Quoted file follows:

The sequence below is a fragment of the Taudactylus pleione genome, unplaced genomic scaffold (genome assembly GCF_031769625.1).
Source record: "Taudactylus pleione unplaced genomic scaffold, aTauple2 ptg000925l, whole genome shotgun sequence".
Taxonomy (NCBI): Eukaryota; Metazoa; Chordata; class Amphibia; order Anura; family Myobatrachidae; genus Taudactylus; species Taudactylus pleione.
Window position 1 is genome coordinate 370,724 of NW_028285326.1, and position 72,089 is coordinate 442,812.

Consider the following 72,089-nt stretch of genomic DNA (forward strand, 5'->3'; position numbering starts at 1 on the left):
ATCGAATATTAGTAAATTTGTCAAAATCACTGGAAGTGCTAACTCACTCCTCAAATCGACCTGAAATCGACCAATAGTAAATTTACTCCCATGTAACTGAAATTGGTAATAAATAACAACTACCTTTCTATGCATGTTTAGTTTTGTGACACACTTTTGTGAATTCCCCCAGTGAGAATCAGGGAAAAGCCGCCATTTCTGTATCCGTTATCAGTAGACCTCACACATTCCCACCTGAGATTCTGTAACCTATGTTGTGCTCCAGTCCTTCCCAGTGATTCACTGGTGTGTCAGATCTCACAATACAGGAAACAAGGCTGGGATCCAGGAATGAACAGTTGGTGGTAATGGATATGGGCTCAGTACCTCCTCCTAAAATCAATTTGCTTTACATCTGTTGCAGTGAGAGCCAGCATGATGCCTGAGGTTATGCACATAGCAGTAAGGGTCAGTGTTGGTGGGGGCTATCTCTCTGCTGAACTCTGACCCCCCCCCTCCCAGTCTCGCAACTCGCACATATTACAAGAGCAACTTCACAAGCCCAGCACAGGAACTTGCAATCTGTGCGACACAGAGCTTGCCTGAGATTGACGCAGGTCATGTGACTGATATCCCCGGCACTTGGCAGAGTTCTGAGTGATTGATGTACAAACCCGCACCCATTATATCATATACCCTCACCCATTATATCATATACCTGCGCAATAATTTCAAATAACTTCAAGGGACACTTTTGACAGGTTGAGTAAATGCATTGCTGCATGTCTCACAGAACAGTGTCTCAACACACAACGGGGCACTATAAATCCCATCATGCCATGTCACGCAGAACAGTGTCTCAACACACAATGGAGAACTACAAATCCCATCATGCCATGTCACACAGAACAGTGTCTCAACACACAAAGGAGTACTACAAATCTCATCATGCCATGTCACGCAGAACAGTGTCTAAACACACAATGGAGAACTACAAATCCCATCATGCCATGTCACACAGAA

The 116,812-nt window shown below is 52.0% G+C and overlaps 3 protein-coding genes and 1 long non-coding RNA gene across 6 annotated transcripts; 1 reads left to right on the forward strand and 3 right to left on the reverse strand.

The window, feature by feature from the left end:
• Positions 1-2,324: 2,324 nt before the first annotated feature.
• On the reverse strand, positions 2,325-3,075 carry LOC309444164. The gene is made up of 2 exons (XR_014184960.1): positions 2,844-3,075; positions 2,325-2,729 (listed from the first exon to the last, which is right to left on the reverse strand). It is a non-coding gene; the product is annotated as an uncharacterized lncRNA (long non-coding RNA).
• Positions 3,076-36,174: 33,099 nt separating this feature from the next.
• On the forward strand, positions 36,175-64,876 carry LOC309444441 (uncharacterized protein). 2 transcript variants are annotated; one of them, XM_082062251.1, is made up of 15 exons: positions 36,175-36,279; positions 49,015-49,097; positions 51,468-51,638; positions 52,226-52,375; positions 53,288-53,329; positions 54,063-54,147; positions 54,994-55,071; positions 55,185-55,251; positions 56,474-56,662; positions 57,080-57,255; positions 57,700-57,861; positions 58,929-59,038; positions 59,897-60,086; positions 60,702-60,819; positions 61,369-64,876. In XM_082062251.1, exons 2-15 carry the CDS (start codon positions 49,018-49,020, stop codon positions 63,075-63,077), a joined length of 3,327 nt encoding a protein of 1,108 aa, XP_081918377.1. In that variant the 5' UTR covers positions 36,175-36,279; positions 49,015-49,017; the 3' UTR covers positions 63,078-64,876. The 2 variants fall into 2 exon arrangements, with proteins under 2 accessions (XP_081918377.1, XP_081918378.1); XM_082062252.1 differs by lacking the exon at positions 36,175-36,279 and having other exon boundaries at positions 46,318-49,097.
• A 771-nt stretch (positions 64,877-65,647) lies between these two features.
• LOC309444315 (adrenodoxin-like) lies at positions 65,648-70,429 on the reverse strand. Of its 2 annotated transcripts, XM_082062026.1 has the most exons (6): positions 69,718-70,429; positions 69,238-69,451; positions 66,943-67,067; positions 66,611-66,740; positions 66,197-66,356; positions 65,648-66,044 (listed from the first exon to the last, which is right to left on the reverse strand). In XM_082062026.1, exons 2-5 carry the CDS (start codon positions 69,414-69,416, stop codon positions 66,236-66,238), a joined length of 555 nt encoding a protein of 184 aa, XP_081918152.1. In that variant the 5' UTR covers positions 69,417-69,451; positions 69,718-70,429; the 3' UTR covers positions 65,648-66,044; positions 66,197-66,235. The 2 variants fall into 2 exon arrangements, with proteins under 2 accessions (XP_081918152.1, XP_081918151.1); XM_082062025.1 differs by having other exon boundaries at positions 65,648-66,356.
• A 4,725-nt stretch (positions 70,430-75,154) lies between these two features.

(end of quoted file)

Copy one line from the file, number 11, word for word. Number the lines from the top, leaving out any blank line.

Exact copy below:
• Positions 3,076-36,174: 33,099 nt separating this feature from the next.